on 17 June 2011
There are larger naval books with more information than this book but I still gave this book five stars for Mr Stille, a long term naval officer and prolific author, has squeezed as much useful information into this 44 (net) page book as humanly possible. Staying completely focused on IJN Cruisers, there is not "one ounce of fat" or straying from subject matter.
The author's previous book, "USN Cruiser vs IJN Cruiser", has some similar information but there is more info on ships and different photos in this book and despite the duplication its worth having both books.
In the brief introduction the development of Japanese naval strategy is explained and how much thought was given specifically to defeating the US if war broke out. Night battle tactics using powerful, long running torpedoes with heavy cruisers leading the charge were developed and taught for years. When war finally did break out, the Japanese had the advantage in tactics and training. A good example being the Japanese attack off Savo Island on August 9th, 1942 where US and Allied ships were soundly defeated.
There are five cruiser classes and eighteen cruisers described in this book. After discussing each class, a summary table is included that describes specifications, construction data, radars, gun and torpedo armaments. Also in the narrative, modifications are described as new boats are commissioned as well as modernizations to the older ships. I found this later aspect especially interesting but wished greater depth could've been given.
While there is brief mention of a few engagements, it was cursory and you will wish for more but with the page confinement it wasn't meant to be.
There are many fine photos and color illustrations to view and with the informed captions, you will also learn from the photos.
There is a poignant Analysis and Conclusion section describing the strengths and weaknesses of the Japanese cruisers. The IJN concentrated on firepower but was delinquent on ship stability and armor protection. While the Japanese had the advantage at the beginning of the war, it quickly fell behind against the rapid development of better ships and weapons by the US as the war evolved. There is a list of 16 ships showing how they met their demise but there are no dates or locations. Clearly this book could have been better; this and other examples could have had greater depth but it would need more pages.
There are no Notes but a nice reading list and index are included.
The targeted audience is probably new students and casual readers but collectors and old sea dogs could probably profit some from this book as well.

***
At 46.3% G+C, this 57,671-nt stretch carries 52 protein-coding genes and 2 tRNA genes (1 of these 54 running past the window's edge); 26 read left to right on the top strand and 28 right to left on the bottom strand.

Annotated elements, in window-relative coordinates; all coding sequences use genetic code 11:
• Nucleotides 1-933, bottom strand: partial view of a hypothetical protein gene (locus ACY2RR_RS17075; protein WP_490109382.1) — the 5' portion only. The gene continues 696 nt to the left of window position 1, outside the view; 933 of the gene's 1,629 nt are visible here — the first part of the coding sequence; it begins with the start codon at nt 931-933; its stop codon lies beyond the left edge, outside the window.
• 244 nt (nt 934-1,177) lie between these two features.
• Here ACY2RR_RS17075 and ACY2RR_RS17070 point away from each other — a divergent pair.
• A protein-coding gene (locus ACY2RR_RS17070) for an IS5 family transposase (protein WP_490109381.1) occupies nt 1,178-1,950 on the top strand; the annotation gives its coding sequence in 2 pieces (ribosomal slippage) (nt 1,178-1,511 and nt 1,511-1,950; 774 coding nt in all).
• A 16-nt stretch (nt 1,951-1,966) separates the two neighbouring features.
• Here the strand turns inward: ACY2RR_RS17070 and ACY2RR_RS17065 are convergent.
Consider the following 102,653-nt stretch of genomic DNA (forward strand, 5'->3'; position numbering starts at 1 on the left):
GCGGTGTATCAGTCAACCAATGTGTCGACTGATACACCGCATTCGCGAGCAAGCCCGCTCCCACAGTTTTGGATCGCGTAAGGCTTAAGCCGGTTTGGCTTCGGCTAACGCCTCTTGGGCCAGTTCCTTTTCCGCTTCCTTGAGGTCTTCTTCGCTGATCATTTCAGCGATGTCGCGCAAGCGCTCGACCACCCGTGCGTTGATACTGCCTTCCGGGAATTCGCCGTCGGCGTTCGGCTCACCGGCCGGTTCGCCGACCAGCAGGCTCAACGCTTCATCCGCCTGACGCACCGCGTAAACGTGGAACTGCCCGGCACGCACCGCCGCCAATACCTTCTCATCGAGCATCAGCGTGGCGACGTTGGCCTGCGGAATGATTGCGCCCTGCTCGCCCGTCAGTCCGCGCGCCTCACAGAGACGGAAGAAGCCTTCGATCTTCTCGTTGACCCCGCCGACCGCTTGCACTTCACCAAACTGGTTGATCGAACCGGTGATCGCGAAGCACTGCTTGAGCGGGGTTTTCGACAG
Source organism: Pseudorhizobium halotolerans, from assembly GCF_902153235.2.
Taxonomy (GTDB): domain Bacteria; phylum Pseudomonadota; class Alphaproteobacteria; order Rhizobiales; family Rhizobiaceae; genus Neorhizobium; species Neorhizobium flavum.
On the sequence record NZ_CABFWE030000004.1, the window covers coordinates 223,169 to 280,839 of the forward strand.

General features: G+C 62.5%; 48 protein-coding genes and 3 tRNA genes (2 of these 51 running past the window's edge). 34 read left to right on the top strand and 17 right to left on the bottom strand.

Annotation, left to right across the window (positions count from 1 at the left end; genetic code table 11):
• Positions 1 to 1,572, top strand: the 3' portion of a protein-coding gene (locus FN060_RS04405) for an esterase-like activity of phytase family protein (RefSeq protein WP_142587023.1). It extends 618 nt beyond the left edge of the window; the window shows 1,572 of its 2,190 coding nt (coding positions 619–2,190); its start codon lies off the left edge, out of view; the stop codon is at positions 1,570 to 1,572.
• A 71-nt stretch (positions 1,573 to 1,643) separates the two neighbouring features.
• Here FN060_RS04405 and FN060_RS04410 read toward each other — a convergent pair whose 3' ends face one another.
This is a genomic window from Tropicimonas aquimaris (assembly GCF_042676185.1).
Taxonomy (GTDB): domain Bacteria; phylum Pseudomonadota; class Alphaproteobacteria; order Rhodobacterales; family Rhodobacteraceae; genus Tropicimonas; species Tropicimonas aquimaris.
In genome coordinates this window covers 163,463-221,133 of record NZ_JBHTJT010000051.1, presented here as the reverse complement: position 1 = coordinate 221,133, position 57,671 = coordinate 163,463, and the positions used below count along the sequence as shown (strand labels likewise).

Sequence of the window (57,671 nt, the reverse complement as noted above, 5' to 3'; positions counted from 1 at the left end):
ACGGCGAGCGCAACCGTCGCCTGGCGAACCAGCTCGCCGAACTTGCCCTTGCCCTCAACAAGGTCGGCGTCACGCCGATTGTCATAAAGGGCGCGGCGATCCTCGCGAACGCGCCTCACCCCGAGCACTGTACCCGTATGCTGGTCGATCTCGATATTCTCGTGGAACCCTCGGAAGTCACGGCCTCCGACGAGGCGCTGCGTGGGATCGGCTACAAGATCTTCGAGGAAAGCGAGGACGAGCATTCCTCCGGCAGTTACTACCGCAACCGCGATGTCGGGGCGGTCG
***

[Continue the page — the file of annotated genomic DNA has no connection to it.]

on 4 March 2011
In only 48 pages Mark Stille has packed a lot,each class of heavy cruiser is described followed by a brief history of each individual ship,most of these met violent ends,the few survivors to damaged to warrant repair,did the Japanese have the resources to carry out repairs and to what end.IJN heavy reliance on torpedoes,later to rebound as American air power became overwhelming coupled with poor gunnery,inadequate anti aircraft weaponry are all explained in a clear straightforward way.The photographs are very sharp-not always the case regarding Japanese images of ww2.Photographs taken by American aircraft are included,one shows IJN Nachi her bow and stern blown of sinking,another of one of the Myoko class shows the huge amount of smoke produced by her own anti aircraft guns,the Japanese Chemical and munitions industry in trouble?.The artwork is first class,only the cutaway of IJN Takao is spread across two pages also some of the photographs could be a little larger, the painting of IJN Kumano is not of a immobile ship,these are minor niggles,the book ends "The fighting record of the IJN Heavy Cruiser force was unmatched by any other navy in ww2,maybe but our British and Commonwealth cruisers did not do so bad,neither did the USN cruisers.A very very good addition to the Osprey stable.
on 22 January 2012
I like this book. It contains some excellent photographs, some of them are aerial and very detailed, and some very good profiles. On the whole, it is more than enough for a modeller in 1/700 scale, but it's a bit tight for one in the 1/350 scale.